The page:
This post has been shared by the AdvoConnection Blog. It was written with a patient-client audience in mind, but might be useful to you, too.
It is provided so you can find it in a search here at myAPHA.org, but you’ll need to link to the original post to read it in its entirety.
Don’t Let Medical Professionals Make You Feel Guilty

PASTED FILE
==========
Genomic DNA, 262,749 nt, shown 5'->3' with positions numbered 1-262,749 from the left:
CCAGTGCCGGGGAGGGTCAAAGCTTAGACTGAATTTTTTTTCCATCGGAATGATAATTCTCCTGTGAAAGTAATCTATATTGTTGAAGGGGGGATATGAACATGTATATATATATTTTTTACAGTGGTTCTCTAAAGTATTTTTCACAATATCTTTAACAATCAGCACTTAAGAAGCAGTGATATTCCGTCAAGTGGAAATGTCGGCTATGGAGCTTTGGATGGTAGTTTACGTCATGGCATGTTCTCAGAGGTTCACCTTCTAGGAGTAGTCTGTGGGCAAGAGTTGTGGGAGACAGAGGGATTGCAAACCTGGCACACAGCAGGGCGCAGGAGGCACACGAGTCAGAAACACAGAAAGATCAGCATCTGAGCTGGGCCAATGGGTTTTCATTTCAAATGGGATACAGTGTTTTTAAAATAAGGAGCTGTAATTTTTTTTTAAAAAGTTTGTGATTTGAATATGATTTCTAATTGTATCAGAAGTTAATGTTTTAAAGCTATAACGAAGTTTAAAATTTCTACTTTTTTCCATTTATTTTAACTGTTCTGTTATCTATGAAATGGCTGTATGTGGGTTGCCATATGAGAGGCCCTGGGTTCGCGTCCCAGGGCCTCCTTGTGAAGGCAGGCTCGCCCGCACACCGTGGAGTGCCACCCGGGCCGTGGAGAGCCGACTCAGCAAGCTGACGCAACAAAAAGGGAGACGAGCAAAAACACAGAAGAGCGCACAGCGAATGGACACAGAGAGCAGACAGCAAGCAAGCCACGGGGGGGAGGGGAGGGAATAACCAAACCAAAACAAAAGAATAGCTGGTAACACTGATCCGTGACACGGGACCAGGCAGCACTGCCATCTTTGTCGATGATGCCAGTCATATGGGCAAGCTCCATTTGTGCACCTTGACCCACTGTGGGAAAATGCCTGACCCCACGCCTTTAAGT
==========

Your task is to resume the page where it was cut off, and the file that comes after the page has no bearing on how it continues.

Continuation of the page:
A recent post on social media caught my eye…. My husband was very clear. He didn’t want his life prolonged. But they guilted me into it! So I told them to go ahead and put him on a ventilator… I wish I hadn’t done that. I will always feel guilty. And, a comment from an email a few months ago…. They told me the only thing they could do was amputate my mother’s foot because it would turn gangrenous. I didn’t really understand it, but they said it was an emergency and I had to make the decision right that moment. I learned later that it wasn’t THAT much of an emergency, and there were other treatments they could have tried first. I don’t know why I let them guilt me into it! Now my mother blames me. She won’t let me forget it. So why do I raise this with you today? When we are faced with difficult, if not impossible, medical decisions, it’s extremely difficult to make a choice among the options we’re given, especially when the pressure mounts to do it quickly. Further, the options are so often what the medical professionals want, at the expense of what we know our loved one wants (or we want for ourselves.) No one makes their best decisions in the face of difficult emotions; fear and uncertainty taint our abilities to think straight! So – how to handle these situations? What should we do when we feel like we are being guilted into quick decisions? Put on the brakes! Halt! Stop! And take a deep breath…. RARE are the times when any life-altering decision must be made so quickly. VERY rare. So begin by giving yourself some space to think. From there, remember you do not have to make these sorts of life-altering decisions alone, without support and input from others who can guide you. You have the right and the responsibility to ask for, and to get help with very difficult decisions. So here’s some food for thought around difficult decision-making. The first thing you must realize is that not all medical professionals have your best interests, or your loved ones’ best interests in mind. I realize that sounds harsh and accusatory. But when you realize that the pressure THEY are too often under is more about the bottom line (as imposed by their bosses), then you realize that…